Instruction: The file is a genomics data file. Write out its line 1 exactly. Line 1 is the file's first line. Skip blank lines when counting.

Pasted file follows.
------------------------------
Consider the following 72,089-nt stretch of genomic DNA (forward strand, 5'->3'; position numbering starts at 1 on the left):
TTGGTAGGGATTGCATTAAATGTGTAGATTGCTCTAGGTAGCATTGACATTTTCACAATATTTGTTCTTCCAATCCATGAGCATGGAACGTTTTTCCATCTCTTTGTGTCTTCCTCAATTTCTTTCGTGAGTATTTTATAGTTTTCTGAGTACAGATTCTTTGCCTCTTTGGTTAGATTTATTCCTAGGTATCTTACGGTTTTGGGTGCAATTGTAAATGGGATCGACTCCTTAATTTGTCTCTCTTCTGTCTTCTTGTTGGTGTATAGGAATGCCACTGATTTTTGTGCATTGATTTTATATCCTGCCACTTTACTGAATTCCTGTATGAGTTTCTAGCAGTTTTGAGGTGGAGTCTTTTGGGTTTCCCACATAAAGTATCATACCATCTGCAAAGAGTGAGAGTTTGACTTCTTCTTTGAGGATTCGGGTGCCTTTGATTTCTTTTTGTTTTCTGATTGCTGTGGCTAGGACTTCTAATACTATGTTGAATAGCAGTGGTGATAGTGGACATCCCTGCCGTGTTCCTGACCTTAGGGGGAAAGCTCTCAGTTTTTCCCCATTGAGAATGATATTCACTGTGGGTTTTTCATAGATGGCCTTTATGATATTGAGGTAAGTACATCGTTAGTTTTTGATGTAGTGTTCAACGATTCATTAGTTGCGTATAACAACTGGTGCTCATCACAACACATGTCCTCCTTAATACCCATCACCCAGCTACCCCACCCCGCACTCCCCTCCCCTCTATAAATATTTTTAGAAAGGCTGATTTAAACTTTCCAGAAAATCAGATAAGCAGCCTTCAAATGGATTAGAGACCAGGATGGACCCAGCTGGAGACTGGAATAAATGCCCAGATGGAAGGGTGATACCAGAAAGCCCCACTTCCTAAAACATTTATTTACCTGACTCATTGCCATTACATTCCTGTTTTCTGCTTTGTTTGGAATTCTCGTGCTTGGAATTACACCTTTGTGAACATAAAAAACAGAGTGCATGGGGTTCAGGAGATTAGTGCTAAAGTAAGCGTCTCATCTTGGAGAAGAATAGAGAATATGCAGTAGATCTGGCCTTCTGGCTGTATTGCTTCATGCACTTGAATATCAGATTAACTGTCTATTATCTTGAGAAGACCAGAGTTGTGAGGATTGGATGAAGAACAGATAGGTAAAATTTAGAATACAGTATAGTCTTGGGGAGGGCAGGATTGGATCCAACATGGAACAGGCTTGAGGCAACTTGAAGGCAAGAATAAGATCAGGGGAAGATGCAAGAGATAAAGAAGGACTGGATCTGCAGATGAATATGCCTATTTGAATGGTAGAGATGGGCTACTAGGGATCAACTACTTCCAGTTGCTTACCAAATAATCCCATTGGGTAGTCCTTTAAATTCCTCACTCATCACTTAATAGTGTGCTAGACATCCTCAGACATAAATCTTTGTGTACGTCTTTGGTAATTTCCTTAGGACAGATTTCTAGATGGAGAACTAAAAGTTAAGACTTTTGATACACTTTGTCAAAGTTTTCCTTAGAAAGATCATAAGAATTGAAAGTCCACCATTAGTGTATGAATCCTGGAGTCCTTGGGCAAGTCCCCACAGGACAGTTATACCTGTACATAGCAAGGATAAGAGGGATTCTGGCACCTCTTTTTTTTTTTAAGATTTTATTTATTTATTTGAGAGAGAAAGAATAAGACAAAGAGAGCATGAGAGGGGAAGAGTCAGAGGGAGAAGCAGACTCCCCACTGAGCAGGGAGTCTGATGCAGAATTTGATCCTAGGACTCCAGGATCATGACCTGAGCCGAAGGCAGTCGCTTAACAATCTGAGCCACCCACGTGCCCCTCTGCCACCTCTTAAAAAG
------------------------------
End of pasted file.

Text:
Consider the following 72,089-nt stretch of genomic DNA (forward strand, 5'->3'; position numbering starts at 1 on the left):